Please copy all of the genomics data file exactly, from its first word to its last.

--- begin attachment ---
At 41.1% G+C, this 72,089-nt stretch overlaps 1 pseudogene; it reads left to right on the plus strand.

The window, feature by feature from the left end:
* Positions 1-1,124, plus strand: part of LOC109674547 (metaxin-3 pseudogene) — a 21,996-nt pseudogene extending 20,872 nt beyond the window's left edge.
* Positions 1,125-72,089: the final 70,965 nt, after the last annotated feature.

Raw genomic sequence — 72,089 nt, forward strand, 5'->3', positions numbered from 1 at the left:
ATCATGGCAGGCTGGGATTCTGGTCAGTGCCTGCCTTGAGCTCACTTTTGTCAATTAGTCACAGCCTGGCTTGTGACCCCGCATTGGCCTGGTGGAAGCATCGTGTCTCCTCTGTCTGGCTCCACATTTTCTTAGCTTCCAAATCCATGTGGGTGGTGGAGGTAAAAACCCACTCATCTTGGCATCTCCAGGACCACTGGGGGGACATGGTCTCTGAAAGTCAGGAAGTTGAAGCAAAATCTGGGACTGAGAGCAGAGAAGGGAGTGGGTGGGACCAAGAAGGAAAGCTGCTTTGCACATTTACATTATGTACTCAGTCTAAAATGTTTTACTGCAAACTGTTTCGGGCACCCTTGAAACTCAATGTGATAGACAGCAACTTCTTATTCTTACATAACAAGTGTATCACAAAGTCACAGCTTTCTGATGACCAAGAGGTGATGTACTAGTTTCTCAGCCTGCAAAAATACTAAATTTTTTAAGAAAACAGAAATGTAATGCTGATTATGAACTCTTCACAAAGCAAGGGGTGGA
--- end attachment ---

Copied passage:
At 41.1% G+C, this 72,089-nt stretch overlaps 1 pseudogene; it reads left to right on the plus strand.

The window, feature by feature from the left end:
* Positions 1-1,124, plus strand: part of LOC109674547 (metaxin-3 pseudogene) — a 21,996-nt pseudogene extending 20,872 nt beyond the window's left edge.
* Positions 1,125-72,089: the final 70,965 nt, after the last annotated feature.

Raw genomic sequence — 72,089 nt, forward strand, 5'->3', positions numbered from 1 at the left:
ATCATGGCAGGCTGGGATTCTGGTCAGTGCCTGCCTTGAGCTCACTTTTGTCAATTAGTCACAGCCTGGCTTGTGACCCCGCATTGGCCTGGTGGAAGCATCGTGTCTCCTCTGTCTGGCTCCACATTTTCTTAGCTTCCAAATCCATGTGGGTGGTGGAGGTAAAAACCCACTCATCTTGGCATCTCCAGGACCACTGGGGGGACATGGTCTCTGAAAGTCAGGAAGTTGAAGCAAAATCTGGGACTGAGAGCAGAGAAGGGAGTGGGTGGGACCAAGAAGGAAAGCTGCTTTGCACATTTACATTATGTACTCAGTCTAAAATGTTTTACTGCAAACTGTTTCGGGCACCCTTGAAACTCAATGTGATAGACAGCAACTTCTTATTCTTACATAACAAGTGTATCACAAAGTCACAGCTTTCTGATGACCAAGAGGTGATGTACTAGTTTCTCAGCCTGCAAAAATACTAAATTTTTTAAGAAAACAGAAATGTAATGCTGATTATGAACTCTTCACAAAGCAAGGGGTGGA